the results of any appeal filed by a network pharmacy against a PBM for reimbursement for a drug subject to predetermined reimbursement costs for multisource generic drugs; and
a report for the preceding calendar year stating that the pharmacy benefit manager is in compliance with the requirements of the act.
A PBM may not cause or knowingly permit the use of any advertisement, promotion, solicitation, representation, proposal, or offer that is untrue, deceptive, or misleading. A PBM is defined to exclude health maintenance organizations from the definition.
Enforcement by the Office of Insurance Commissioner.
The OIC may examine or audit the financial records of a PBM for purposes of ensuring the information submitted is accurate. Information the OIC in the examination of financial records proprietary and confidential. The OIC may assess a fine of up to $1,000 per day for a violation or failure to comply with the requirements of the act.
Data Reporting by the Office of Insurance Commissioner.
The OIC must analyze the data submitted by PBMs and prepare a final report for the public and legislators. Beginning December 1, 2020, and each following December 1, the OIC must publish the report on its web site. The data in the report must be aggregated and must not reveal information specific to individual health plans or PBMs. Except for the report, the OIC must keep all information submitted by PBMs confidential and the information is not subject to public disclosure.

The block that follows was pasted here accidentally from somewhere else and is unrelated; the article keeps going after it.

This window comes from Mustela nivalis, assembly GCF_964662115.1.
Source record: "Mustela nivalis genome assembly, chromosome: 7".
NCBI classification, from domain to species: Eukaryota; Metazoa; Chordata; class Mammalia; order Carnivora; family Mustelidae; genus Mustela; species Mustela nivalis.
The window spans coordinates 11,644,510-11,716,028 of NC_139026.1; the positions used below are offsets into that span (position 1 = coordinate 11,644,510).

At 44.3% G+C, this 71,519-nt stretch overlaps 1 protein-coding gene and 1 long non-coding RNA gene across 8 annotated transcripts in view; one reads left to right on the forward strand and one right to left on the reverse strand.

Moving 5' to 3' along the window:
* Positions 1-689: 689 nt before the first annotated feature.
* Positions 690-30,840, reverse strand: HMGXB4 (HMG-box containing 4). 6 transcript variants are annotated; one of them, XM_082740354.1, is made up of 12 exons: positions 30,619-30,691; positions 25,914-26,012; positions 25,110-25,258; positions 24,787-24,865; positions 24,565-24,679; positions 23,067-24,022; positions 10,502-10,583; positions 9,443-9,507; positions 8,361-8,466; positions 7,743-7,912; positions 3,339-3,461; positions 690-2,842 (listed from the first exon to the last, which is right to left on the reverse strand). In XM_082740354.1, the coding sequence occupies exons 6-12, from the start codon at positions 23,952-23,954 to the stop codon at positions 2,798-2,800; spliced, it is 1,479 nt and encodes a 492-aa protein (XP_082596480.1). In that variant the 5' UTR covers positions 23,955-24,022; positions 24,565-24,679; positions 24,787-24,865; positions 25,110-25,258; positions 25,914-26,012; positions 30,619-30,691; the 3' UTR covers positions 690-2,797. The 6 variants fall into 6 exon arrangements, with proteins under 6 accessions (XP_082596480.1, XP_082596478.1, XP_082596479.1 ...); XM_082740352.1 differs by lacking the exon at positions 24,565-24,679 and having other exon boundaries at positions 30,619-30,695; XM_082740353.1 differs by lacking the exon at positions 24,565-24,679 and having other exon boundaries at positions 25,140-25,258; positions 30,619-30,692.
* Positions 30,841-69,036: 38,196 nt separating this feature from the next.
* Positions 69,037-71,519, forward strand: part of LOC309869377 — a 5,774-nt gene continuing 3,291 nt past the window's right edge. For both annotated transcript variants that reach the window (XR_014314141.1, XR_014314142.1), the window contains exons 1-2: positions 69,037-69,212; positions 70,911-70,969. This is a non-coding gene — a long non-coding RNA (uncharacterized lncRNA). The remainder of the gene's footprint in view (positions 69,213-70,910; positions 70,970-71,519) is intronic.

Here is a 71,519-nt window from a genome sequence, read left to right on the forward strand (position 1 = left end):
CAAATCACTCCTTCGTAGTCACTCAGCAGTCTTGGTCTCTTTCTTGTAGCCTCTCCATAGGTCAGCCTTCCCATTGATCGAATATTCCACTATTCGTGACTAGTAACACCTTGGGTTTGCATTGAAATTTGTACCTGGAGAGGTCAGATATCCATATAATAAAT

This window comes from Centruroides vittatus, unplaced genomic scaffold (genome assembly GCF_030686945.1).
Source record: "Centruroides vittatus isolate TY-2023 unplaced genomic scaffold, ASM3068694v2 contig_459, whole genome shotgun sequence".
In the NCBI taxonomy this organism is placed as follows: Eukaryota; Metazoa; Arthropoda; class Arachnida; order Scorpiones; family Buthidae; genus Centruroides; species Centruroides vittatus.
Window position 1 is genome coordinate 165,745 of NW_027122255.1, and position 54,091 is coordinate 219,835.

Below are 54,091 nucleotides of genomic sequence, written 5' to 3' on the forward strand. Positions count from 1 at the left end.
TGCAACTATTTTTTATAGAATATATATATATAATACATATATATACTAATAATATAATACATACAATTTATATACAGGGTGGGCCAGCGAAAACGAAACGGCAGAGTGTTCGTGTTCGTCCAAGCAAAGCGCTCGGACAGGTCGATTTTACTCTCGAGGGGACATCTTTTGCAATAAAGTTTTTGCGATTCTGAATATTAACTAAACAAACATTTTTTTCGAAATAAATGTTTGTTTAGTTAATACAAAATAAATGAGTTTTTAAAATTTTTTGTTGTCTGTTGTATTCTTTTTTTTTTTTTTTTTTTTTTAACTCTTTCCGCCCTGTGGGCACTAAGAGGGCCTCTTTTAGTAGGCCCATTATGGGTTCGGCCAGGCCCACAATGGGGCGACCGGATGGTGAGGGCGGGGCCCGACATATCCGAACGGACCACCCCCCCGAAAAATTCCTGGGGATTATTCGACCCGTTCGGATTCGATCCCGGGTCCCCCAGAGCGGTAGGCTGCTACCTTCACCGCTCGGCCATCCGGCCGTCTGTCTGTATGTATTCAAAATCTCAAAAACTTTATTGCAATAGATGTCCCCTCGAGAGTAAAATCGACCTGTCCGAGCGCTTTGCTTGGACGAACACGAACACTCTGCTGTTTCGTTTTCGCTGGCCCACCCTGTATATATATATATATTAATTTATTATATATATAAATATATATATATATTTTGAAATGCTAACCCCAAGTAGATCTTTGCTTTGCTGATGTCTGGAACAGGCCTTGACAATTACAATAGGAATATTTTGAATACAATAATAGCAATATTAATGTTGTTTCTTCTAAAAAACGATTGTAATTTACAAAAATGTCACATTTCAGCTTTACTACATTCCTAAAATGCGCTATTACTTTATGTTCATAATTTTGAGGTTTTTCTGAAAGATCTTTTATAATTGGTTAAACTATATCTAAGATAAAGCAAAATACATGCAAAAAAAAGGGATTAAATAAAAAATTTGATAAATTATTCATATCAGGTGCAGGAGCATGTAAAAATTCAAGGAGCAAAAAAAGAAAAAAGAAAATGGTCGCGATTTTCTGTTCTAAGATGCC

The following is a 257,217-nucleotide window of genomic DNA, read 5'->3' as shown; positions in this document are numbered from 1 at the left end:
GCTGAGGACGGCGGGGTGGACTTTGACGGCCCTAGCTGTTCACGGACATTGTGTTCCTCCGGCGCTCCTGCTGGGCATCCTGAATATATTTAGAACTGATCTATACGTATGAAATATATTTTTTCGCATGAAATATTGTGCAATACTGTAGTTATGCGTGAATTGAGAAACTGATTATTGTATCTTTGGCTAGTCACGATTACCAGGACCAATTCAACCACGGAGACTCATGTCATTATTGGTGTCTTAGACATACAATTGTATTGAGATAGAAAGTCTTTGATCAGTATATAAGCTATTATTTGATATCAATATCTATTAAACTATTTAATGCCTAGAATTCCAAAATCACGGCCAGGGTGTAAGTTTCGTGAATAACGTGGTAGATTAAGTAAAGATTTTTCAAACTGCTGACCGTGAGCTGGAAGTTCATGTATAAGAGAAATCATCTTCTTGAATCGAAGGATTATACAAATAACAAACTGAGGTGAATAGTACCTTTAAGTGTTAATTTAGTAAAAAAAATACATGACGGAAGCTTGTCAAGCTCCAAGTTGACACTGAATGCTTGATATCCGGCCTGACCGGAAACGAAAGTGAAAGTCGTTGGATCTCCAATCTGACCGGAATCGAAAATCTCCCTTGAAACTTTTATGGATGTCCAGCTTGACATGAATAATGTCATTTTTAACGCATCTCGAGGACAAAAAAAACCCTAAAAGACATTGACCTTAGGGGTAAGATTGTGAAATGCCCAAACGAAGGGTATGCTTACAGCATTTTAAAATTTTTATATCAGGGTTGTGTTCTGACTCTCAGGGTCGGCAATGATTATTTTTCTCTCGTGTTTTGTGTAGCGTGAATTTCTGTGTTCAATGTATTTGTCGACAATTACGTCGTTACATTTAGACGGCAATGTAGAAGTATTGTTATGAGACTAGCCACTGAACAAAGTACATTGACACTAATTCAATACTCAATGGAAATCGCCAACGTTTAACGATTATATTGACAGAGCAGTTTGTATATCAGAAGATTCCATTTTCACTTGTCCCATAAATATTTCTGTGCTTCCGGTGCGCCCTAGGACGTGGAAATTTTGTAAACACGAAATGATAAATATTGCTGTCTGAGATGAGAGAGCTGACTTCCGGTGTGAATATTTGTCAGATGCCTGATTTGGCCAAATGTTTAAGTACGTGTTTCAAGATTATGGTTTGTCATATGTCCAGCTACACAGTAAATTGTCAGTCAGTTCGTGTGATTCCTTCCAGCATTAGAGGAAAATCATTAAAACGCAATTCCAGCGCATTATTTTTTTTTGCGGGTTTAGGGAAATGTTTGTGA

A new chapter is created in Title 43 Revised Code of Washington.
If specific funding for the purposes of this act is not provided, the act is null and void.
Amended Bill Compared to Second Substitute Bill:
The amended bill:
removes the reporting requirements on pharmacy services administrative organizations;
removes the requirement on the Health Care Authority (HCA) to contact the appropriate agencies in California and Oregon to develop strategies to reduce prescription drug costs and increase prescription drug cost transparency, and make recommendations to implement joint strategies;
modifies reporting requirements for health carriers and prescription drug manufacturers, and requires the data to be reported to a data organization contracted with the HCA rather than the HCA;
modifies the report the HCA must produce to compile data submitted by carriers and manufacturers;
requires manufacturers to provide advance notice to purchases regarding certain prescription drug cost increases;
modifies the reporting requirements for pharmacy benefit managers (PBMs);
prohibits a PBM from causing or knowingly permitting the use of any untrue, deceptive, or misleading advertisement, promotion, or offer;